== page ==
Training Sessions: Steaming Milk


There is a bit of a science to steaming milk as with the rest of espresso making. Here it is in a simplified explanation:

Cold milk is made of:

Fat: The good stuff.

Sugar: (Lactose), made up of galactose and glucose.

Protein: A long chain of amino acids which, when in cold milk are all wound up. The hydrophobic molecules of the protein are buried inside the coil because they do not like water.

When you heat the milk…

Fat: Gets thinner and melts.

Sugar: Breaks down into smaller simpler sugars which have a sweeter taste. Optimum temperature for maximum sweetness is 60 degrees celsius.

Protein: The coil loosens up and the hydrophobic molecules become exposed and look for somewhere to go. The hydrophobic molecules go into the bubbles produced by air and are encapsulated by a skeleton of protein.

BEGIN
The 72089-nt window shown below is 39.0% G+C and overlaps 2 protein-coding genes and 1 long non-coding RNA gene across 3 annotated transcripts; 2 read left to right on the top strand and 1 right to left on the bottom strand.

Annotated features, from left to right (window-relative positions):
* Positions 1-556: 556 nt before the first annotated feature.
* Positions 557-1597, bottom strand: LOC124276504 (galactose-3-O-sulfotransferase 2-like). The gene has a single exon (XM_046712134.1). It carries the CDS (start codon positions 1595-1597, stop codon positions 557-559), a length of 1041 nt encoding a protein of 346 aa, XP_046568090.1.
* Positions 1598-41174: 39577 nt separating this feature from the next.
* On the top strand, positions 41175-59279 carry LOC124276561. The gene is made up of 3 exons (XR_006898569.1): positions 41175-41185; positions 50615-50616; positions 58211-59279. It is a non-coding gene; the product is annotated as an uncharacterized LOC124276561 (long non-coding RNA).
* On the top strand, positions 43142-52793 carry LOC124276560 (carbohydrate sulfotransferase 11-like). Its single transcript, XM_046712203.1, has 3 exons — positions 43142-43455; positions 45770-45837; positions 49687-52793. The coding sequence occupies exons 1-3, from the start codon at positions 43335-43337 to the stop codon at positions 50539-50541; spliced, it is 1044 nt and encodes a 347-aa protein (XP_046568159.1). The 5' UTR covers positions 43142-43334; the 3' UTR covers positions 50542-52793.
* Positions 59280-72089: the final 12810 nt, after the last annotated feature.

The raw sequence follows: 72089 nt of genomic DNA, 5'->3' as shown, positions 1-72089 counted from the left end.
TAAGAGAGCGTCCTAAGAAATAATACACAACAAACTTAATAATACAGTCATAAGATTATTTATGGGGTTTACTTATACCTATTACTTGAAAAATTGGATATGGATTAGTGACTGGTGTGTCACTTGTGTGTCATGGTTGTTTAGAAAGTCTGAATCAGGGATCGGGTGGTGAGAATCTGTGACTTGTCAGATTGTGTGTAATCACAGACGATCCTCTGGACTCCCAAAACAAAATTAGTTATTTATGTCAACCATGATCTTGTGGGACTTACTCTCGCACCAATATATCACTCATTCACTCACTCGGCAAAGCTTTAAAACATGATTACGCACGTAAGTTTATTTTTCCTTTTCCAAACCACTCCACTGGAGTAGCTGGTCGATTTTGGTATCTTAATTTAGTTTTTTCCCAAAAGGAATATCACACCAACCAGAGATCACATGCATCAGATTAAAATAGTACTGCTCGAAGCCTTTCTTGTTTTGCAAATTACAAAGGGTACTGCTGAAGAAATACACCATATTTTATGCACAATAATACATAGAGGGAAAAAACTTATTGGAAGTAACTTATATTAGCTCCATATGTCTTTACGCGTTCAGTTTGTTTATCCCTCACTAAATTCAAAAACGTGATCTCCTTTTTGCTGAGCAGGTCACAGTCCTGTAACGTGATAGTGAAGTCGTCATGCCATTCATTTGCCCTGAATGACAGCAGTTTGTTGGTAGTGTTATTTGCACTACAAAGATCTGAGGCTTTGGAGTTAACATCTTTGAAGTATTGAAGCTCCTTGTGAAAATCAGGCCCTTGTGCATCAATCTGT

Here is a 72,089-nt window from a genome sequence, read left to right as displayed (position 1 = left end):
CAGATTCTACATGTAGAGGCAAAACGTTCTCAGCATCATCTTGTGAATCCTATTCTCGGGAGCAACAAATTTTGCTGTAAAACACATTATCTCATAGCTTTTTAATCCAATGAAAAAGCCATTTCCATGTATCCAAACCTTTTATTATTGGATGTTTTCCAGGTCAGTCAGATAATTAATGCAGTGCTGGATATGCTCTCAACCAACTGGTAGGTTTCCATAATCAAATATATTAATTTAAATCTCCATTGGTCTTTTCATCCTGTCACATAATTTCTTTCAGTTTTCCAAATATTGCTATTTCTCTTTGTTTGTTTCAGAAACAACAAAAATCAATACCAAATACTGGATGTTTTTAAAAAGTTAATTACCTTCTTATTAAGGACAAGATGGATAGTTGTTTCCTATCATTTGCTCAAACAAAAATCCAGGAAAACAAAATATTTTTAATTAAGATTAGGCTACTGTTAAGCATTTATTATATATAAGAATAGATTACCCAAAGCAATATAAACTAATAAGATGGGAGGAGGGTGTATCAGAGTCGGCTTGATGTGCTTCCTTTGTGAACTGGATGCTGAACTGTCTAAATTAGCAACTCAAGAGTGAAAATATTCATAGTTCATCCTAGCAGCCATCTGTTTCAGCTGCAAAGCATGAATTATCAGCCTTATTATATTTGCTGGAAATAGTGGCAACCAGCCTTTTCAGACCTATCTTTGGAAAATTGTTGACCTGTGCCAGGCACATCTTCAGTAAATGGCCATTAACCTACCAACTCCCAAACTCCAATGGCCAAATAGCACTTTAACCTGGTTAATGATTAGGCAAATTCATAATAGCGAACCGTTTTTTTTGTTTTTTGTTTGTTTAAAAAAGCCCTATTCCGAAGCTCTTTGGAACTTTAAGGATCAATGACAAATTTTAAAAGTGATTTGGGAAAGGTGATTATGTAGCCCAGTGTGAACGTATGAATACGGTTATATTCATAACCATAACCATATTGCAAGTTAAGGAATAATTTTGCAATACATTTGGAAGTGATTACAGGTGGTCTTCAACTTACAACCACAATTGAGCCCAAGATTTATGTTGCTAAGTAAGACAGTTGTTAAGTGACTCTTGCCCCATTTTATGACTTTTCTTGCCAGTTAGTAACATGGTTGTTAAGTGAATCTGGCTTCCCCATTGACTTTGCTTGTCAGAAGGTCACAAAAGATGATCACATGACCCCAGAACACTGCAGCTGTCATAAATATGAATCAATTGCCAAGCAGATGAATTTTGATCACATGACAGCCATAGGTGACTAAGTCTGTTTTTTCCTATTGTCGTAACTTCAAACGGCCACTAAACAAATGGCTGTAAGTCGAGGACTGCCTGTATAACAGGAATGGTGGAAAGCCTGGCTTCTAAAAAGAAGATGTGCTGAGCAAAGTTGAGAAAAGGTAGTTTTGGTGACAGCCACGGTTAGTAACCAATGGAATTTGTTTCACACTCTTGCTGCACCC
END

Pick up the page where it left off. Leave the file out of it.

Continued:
Start with milk below 7 degrees and introduce air until 38 degrees. This step will lock the air into tiny bubbles that we call micro-foam. Once the temperature of the milk is lost (38 degrees), tilt the jug up and maintain a whirlpool, increasing the temperature but no longer injecting air. Keep steaming until you reach 60 degrees, this is where the milk is at its sweetest. Heating the milk any further will allow for souring and scalding.

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